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Free Preview: Kotlin Android Fundamentals: Intents

Introduction

02:00
  • Overview
  • Transcript

The Intent is one of the fundamental building blocks of an Android app. If you want to become a pro Android coder, you're going to need to master Intents.

In this course, you'll learn everything you need to know to use Intents in your Kotlin Android app. You'll start by learning how Intents help different components of Android to work together. You'll learn how to call activities within the same app and how to use activities from outside the app. You will also see how to accept data from other apps using Intent filters.

Finally, you'll learn an effective way to test your implementation of implicit intents and custom actions using the Android Debug Bridge (ADB). ADB makes testing very easy and saves a lot of time.

1. Introduction

1.1 Introduction

Hello there. Welcome to the Android fundamentals course on intents. I'm Annapurna Agrawal, and I'll take you through the basics of intents and how to implement it to help order different components of Android to work together. We will use Kotlin for learning intents in Android. Intent is one of the fundamental building blocks of Android. And it is important to learn how it works. Using intent, we can generate the coordination between different Android components. In this course, you will learn what is intent and how it works. You'll also see how to share data back and forth activities, that is from one activity to other and vice versa, using intents. You'll see what are the types of intents and how to deal with them. You'll learn what are actions, how you can perform various actions, and categorize your activities based on that. You see how to make your application ready to work with other apps in your Android device. You'll see how to generate a request from your application, as well as how to handle a request coming from an app component outside your application. So this way, you will see how to make your app interactive both ways. From in to out and out to in. You'll learn how to define a custom action if you want to deal with a particular type of request. And then, last but not the least, cherry on the cake, I'll show you how to use ADB shell to perform testings for intent. Believe me, it makes the testing work ten times easier. I'm sure you're gonna like it. I hope you join us in this journey of Android fundamentals on intent. So see you there.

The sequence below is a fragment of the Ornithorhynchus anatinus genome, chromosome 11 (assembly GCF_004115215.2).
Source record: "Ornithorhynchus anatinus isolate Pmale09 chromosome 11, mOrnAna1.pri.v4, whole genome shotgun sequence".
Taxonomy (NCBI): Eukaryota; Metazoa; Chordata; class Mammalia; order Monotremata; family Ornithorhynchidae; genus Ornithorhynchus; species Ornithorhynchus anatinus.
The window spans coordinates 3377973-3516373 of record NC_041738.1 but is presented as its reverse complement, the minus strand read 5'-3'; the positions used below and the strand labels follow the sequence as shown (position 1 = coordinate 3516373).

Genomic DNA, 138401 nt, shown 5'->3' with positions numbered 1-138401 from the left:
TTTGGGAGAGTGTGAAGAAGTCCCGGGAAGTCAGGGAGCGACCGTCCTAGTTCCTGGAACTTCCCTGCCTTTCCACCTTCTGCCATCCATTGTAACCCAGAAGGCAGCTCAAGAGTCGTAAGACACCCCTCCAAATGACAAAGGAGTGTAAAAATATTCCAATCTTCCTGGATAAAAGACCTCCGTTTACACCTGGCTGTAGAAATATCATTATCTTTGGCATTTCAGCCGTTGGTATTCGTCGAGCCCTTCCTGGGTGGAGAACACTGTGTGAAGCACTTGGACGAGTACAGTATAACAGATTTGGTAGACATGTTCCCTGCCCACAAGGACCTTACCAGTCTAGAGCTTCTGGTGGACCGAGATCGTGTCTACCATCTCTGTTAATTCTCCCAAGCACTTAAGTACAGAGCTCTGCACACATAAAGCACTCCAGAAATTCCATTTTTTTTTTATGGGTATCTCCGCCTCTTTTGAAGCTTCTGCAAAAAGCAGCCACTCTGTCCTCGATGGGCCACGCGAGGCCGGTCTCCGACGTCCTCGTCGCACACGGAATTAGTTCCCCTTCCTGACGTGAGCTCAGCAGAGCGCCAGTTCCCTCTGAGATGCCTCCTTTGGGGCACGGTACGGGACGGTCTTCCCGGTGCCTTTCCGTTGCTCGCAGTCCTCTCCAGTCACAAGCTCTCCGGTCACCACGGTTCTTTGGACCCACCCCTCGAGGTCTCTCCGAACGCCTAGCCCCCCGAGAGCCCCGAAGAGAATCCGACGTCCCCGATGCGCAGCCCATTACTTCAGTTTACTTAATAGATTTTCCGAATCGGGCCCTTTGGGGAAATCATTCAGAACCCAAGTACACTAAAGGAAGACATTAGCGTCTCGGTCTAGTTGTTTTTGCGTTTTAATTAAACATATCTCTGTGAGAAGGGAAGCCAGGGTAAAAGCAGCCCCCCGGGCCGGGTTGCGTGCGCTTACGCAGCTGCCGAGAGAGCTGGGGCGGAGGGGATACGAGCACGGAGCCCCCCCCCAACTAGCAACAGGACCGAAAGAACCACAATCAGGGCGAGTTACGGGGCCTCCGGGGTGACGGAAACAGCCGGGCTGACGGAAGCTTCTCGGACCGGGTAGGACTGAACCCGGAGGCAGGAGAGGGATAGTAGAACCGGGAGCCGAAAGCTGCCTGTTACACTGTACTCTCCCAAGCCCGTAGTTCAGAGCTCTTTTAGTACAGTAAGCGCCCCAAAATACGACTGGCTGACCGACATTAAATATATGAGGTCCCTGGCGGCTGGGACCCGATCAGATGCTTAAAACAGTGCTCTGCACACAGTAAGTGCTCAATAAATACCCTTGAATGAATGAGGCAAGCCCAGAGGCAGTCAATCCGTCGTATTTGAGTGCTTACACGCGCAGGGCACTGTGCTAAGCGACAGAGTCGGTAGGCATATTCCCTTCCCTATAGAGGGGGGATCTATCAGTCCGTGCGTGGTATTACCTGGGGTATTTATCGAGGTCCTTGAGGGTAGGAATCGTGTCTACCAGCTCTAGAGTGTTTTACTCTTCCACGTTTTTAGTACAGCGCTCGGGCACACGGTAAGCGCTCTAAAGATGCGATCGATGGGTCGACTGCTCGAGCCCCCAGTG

2. Android Intents

2.1 Understanding Intents

Let's get started with Android Fundamentals: Intents. Now what is an intent? It describes the task to be performed. It tells the Android system the request that the user has generated. It handles the requests, the request to perform certain actions. And how will the actions be performed? By allowing all the different apps in the Android device to work together. So intent allows different applications in the Android system to work together. It acts as a glue between the different Android components. Now, when I say actions, I mean, when we want to make a call, we start the request to make a call, and the intent chooses the appropriate application that will help user to make the call. When we make a request to take a picture, we use intent. When we want to share the content, we use intent. For example, if you want to share a text or image, all the list of applications available for sharing comes up. So this is when we use intent, to perform each actions in our Android device. Now intent also helps in sharing data and navigating both side. By this, I mean we can pass data to the target activity, as well as get data from the target activity to the calling activity. Let me show you an example. Now this is my Gmail application, and I have clicked Attach file button in the action bar. On selecting the option to attach file, this screen on my Android device opens up. It gives me a list of attachment, I have selected the pictures. I made a request, the intent started another activity, which gave me this list of photos in my Android device. And after selecting this image, I get this data back to my calling activity. That is my Gmail application. So here, the intent helped me to get the content of emit and then put it back to the calling activity. This way, the data can be shared back and forth. Now, intent alone cannot do all this. To do this, intent uses Intent Resolution of the Android device. Now what Intent Resolution does is it accepts the requests and dynamically matches the applications that can handle the request that is generated. For example, let's say I made a request to share an image. Now Intent Resolution comes to play. What it does is it receives this request and matches all the application in my Android device, and gives me the list which I can use to share the image. Here are a list of few applications which can fulfill, or handle, my request. So this is what Intent Resolution does. Coming to a real life example, this is one of the image in my gallery app. When I select to share this, this intent chooser comes up. And these are the list of applications that can handle my request. Now this Intent Resolution uses action, category, and data to filter the intents to handle our request. I'll tell you more about it in the upcoming lessons. Now let us see what are the form of intents that actually exist. The two types of intents are the explicit intent and the implicit intent. The explicit intents, the target for the generated request is known. We know the class to which we are targeting, so it opens the target app activity directly without giving us a list of applications. For implicit intent, the target for the request is not known. If there are multiple applications that can handle the request, we will get a list of those. And the target app is not known, hence the name implicit. We do not define the target activity explicitly. So this was all about the basics of intent. In the next lesson, we will see how do we use explicit intent to pass data from one activity to other, as well as get the response from the target activity back to the calling activity, so let's go.